Recent Developments in the Robotic All Terrain Lunar Exploration Rover (RATLER) Program

by P. R. Klarer, Sandia Natl Lab, Albuquerque, United States,

Document Type: Proceeding Paper

Part of: Robotics for Challenging Environments


The Robotic All-Terrain Lunar Exploration Rover (RATLER) is a four wheeled all-wheel-drive dual-body vehicle. A uniquely simple method of chassis articulation is employed which allows all four wheels to remain in contact with the ground, even while climbing over step-like obstacles as large as 1.3 wheel diameters. The RATLER design concept began at Sandia National Laboratories in late 1991 with a series of small, proof-of-principle, working scale models. The models proved the viability of the concept for high mobility through mechanical simplicity, and eventually received internal funding at Sandia National Laboratories for full scale, proof-of-concept prototype development. Whereas the proof-of-principle models demonstrated the mechanical design's capabilities for mobility, the full scale proof-of-concept design currently under development is intended to support field operations for experiments in telerobotics, autonomous robotic operations, telerobotic field geology, and advanced man-machine interface concepts. The development program's current status is described, including an outline of the program's work over the past year, recent accomplishments, and plans for follow-on development work.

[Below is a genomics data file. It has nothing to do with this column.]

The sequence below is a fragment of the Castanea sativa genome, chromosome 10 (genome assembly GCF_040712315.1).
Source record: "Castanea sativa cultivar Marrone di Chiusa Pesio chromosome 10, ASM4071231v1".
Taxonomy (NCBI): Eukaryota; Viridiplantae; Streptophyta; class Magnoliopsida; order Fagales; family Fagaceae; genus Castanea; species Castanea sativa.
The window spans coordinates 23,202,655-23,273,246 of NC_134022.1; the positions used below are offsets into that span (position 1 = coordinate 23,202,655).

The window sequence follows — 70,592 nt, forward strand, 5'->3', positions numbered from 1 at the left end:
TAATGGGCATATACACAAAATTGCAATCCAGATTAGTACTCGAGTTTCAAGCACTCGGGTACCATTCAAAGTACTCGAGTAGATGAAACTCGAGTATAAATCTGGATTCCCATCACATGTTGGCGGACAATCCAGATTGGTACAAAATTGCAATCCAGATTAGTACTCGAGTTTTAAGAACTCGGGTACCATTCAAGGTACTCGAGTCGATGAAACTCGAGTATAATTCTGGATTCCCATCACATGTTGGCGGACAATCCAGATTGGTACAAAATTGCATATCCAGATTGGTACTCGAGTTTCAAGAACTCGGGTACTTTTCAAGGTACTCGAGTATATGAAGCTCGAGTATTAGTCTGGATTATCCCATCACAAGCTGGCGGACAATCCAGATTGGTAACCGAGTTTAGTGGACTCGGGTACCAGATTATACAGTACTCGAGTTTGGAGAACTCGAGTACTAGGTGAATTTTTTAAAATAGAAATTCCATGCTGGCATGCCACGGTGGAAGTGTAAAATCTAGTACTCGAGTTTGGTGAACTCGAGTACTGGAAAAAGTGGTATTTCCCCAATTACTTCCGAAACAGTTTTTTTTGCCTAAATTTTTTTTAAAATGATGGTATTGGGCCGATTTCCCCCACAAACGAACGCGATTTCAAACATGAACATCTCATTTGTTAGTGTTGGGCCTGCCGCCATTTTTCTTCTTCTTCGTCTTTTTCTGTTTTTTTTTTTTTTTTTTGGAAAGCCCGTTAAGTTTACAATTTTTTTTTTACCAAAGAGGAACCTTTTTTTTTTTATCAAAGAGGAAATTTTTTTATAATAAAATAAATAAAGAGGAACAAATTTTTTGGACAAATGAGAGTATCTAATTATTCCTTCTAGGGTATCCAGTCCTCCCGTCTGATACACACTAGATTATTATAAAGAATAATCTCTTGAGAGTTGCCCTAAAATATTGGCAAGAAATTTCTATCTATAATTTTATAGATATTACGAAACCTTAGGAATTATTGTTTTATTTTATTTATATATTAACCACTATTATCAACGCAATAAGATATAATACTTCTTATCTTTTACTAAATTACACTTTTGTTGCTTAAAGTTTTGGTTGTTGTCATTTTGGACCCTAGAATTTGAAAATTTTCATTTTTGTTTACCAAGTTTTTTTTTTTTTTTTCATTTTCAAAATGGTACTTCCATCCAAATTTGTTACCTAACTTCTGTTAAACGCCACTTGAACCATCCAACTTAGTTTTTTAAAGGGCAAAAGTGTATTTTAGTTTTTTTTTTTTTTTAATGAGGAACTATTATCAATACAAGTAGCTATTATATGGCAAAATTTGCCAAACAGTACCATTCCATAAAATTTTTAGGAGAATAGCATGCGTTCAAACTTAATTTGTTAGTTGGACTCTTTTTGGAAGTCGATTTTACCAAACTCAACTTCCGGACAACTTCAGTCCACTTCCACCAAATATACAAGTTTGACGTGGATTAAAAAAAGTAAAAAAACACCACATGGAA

Subject Headings: Robotics | Terrain | Aircraft and spacecraft | Vehicles | Equipment and machinery | Control systems | Financing | Geology

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